THE EUROPEAN NEIGHBOURHOOD POLICY (ENP)
European Neighbourhood Policy (ENP) covers sixteen countries:
South: Algeria, Egypt, Israel, Jordan, Lebanon, Libya, Morocco, Palestine , Syria and Tunisia
East: Armenia, Azerbaijan, Belarus, Georgia, Moldova, Ukraine, ( Russia takes part in Cross-Border Cooperation activities under the ENP and is not a part of the ENP as such.)
Through ENP, the EU works with its Southern and Eastern neighbours to achieve the closest possible political association and the greatest possible degree of economic integration. This goal builds on common interests and on values — democracy, the rule of law, the respect for human rights, and social cohesion. The ENP is a key part of European Union's foreign policy. The ENP has been launched in 2003 and developed throughout 2004, with the objective of avoiding the emergence of new dividing lines between the enlarged EU and its neighbours and instead, strengthening the prosperity, stability and security of all.
The ENP was reviewed in 2011, following the 'Arab Spring' uprisings. However, given the significant developments in the Neighbourhood since 2011, it became essential to undertake a further review of the ENP. In this regard, a Joint Communication setting out the main lines of the review of the ENP has been published on 18 November 2015.
During the public consultation of this review more than 250 contributions were received from partner countries, international organisations, social partners, civil society and academia. Under the revised ENP, stabilisation of the region, in political, economic, and security-related terms, are at the heart of the new policy. Moreover, the revised ENP puts a strong emphasis on two principles: the implementation of a differentiated approach to Neighbours of the EU, to respect the different aspirations of partner countries and to better answer EU interests and the interests of the partners; and an increased ownership by partner countries and Member States.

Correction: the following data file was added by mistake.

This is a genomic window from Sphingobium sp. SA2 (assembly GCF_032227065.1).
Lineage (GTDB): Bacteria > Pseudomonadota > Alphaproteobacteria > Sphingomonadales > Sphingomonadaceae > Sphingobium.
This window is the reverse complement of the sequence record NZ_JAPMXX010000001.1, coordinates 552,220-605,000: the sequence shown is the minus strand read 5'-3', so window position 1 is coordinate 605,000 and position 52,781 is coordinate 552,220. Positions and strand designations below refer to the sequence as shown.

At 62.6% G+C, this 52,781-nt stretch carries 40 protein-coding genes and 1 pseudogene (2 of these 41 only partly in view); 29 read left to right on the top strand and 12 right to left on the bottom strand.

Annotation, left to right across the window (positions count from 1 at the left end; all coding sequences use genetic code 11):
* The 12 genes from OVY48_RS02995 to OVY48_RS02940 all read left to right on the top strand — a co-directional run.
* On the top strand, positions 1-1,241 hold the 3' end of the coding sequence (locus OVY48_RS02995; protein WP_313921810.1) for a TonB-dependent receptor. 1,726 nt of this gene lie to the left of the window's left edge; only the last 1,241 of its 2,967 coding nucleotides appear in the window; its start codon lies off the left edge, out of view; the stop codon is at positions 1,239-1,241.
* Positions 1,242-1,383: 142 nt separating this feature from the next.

Relations between the EU and the countries on its Southern flank go back a long way, from 1995 when the Euro-Med Partnership (Barcelona Process) was launched. Since then, these partner countries have become part of the European Neighbourhood Policy (ENP), and participate in the Union for the Mediterranean, set up in 2008. The Southern countries participating in the ENP and getting support from its financial arm, the European Neighbourhood Instrument (ENI) are: Algeria, Egypt, Israel, Jordan, Libya, Lebanon, Morocco, Palestine, Syria and Tunisia.
EUROPEAN NEIGHBOURHOOD INSTRUMENT (ENI)
The European Neighbourhood Policy is financed through the European Neighbourhood Instrument (ENI) for the period 2014-2020. The European Neighbourhood Instrument with a budget of €15.4 billion provides the bulk of funding to the 16 partner countries covered by the European Neighbourhood Policy (ENP) in the line with the principles of differentiation and the incentive based approach.
Building on the achievements of the previous European Neighbourhood and Partnership Instrument (ENPI), the ENI aims to support strengthening of relations with Neighbourhood countries and bring tangible benefits to both the EU and its partners. The Instrument is built on to strengthen some of the key features of the ENPI, notably greater differentiation between countries based on progress with reforms, with two new mechanisms to support an incentive based approach.
Programming is done only for the first years of the Multi-annual Financial Framework period (MFF 2014-2020) to allow adaptation of EU support to evolving situation in each country/region. In the spirit of differentiation, the timeframes of the programming documents differ and take into account the specificity of the country situation and/or the programmes concerned. In line with the ENI Regulation, indicative allocations are presented in a range of not more than 20%.
The programming priorities are developed in close cooperation with the national authorities of partner countries, civil society and other relevant stakeholders, and in coordination with EU Member States. Action plans and other jointly agreed documents are key points of reference. They were also subject of a Strategic Dialogue on programming with the European Parliament.